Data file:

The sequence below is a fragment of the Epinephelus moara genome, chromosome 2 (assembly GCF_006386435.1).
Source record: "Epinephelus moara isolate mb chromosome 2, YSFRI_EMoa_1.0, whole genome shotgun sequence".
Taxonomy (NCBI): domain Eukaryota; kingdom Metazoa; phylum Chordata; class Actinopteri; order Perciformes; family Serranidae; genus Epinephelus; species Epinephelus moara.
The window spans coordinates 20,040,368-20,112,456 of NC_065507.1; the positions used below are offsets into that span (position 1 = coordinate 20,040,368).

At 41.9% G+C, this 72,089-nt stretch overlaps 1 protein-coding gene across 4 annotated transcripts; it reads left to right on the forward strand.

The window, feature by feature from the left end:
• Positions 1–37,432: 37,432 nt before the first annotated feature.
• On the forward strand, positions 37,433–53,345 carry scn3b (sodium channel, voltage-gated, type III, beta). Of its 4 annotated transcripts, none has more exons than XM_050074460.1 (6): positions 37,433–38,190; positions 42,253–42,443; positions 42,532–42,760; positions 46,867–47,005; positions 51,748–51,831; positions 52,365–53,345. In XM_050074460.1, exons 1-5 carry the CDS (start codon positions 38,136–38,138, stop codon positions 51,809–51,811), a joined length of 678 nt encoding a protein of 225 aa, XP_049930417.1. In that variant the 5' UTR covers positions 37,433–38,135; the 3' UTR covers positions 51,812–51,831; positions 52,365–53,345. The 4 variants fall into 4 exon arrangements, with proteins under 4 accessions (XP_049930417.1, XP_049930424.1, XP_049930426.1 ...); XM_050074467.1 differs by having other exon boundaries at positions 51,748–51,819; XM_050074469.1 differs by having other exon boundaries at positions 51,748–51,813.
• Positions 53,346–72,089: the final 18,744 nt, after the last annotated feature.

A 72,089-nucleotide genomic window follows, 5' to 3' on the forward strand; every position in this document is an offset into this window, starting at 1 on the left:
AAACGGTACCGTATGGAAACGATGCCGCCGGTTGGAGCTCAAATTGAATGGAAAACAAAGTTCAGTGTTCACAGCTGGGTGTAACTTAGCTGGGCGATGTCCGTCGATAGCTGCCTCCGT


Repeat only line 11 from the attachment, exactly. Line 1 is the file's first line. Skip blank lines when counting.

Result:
AAACGGTACCGTATGGAAACGATGCCGCCGGTTGGAGCTCAAATTGAATGGAAAACAAAGTTCAGTGTTCACAGCTGGGTGTAACTTAGCTGGGCGATGTCCGTCGATAGCTGCCTCCGT